My kids have been pointing and clicking since before they were walking. When they were very little, they would sit on my lap and I’d fire up a little piece of OS X freeware called Baby Banger that creates colored shapes and sounds every time the mouse is clicked. As they got a little older, they moved into game playing on an old computer. Didi & Ditto, Groovy Music and, of course, Kid Pix became instant favorites. But now that they’re in first-grade, I want to kick it up a notch and begin working with them on building some basic skills in real-life applications.
First, I decided which apps to concentrate on. Recently, my kids have shown interest in writing e-mails to their grandparents, so our e-mail client, Apple Mail, will be on the list. They see mom & dad browsing all the time, therefore Firefox will be included. And then, in order for them to understand some of the productivity tasks a computer can help with, we’ll take a look at Photoshop and InDesign, the tools that this GeekDad can be seen using most often at home.
I also decided to remain pretty basic. I don’t expect six-year-olds to be running an application with any level of proficiency, but I wanted to pique their interest, cover some of the most simple operations and give them a head start into understanding how some applications work.
To get started, we sat down and opened up Mail. I showed them how to create a new message and populate the "To", "Subject" and message fields. To help illustrate some e-mail functions, I took out a pile of the previous day’s mail and used it as a visual aid to talk about concepts like replying, forwarding and adding attachments. Sadly, there was enough junk mail that we could also talk about what spam was.
After that lesson, we put our learning to use, sending e-mail to every relative we could think of. This also provided an opportunity to reinforce a concept we had already worked on – copying and pasting.
A few days later, we took on Firefox. Unfortunately, pretty much every time my kids see a browser window open, they want to watch the video of
"the dinosaur farting".
For the record, I have no idea where they found out about this or why they continue to be entranced by it. (That’s my story, I’m sticking to it.)
To begin with, I tried to explain how the Web works. We compared a Web site to our house. There are many Web sites – like there are many houses – and each one is different. When you go inside a home or a Web site, there are many different rooms (like pages). I went on to explain that sites use links that allow you to jump from one room to another – or even from house to house – without using the hallways or streets.
With that analogy more or less understood, we spent some time with
Google and clicked through, back and forward on some links. I think they grasped the theory of browsing – or at least said they did. But because their reading skills are still at a beginning level, their interest began to wane pretty quickly. So back to the farting dinosaurs we went.
Photoshop & InDesign
Ever since my kids could draw, they have wanted to "draw on daddy’s computer". In another context, this could bring up nightmares of a horrible clean-up emergency, but my kids were referring to using a Wacom tablet to draw in Photoshop. It’s an activity I could never say "no" to. And now, I figured was a good time to introduce some of the other tools that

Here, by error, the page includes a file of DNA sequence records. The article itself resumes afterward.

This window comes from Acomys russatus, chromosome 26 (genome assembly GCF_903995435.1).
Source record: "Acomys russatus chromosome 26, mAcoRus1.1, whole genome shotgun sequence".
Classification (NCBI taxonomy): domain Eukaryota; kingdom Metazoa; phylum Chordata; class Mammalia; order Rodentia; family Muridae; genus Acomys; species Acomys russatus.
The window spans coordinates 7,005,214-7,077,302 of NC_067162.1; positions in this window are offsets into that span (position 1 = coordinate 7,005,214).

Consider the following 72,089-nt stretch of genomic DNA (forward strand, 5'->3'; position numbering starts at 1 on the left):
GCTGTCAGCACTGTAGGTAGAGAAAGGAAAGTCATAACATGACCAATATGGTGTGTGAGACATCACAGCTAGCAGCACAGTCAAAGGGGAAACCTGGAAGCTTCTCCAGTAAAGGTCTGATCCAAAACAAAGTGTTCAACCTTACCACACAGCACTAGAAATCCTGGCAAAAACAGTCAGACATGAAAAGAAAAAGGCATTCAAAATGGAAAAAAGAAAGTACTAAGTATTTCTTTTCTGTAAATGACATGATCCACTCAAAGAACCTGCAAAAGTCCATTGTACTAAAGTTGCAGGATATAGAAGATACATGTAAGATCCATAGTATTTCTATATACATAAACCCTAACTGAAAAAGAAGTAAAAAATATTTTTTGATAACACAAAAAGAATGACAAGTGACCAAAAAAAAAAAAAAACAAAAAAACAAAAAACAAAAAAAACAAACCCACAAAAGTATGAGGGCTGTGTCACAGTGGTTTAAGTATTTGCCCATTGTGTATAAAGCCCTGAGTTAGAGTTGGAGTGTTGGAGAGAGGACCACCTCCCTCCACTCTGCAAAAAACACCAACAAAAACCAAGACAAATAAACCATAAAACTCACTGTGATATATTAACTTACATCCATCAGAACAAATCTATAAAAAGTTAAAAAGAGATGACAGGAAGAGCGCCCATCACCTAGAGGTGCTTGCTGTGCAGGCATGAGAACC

Photoshop has to offer. Plus, since we were dealing with a program similar to something they already knew (Kid Pix) and the fact that Photoshop uses a more visual interface, I thought we’d have an advantage over reading the Web.
But where to start? Fortunately, I found some really great tips over at Camp Photoshop.
I like his approach and used it with my kids, expanding from paint brush and the eraser on a blank canvas to uploading some photos of the kids and applying some basic filters … which caused an all-out gigglefest, especially when we started playing with the Liquify filter. We played around for a bit (and I agree that’s the key in teaching this stuff –
keep it fun) before deciding to move on to InDesign.
I explained that InDesign allowed us to make books, brochures and flyers – pretty much anything that could be printed out could be created in InDesign. Since my kids are really into putting on shows right now, we decided to create a flyer for their upcoming "Monster
Show". After grabbing a picture of Frankenstein and a werewolf, we added some text for the title, time and date. I showed them how easy it was to move things around and they put everything where they wanted it.
Finally, we printed out the flyer and invited mom & the grandparents to the Monster Show … via e-mail, of course.
I think we had a really good introduction into some basic (and not so basic) applications. Like any learning, the next step has to include repetition, since frequency will help them retain what they’ve learned.
I’m going to see how they do and add some skills as they become more able. Some of the concepts are beyond what their minds are capable of understanding, but I reason that an early introduction will only help them down the road. I also think they will benefit from some typing skills. I found an instructional typing game and we’re going to put it to use … I’m sure they’ll be out-typing their dad in no time.
I also want to talk about file system structures and some other OS
basics at some point too. I truly believe that a basic OS understanding
– even if it’s a 10,000 foot view – accompanied with a healthy dose of intelligence and common sense can help diagnose 90% of the problems people run into on their computers.
I’m interested in hearing other approaches for teaching your kids – how early did they start? How did you get them started? Are they coding yet? Let us know!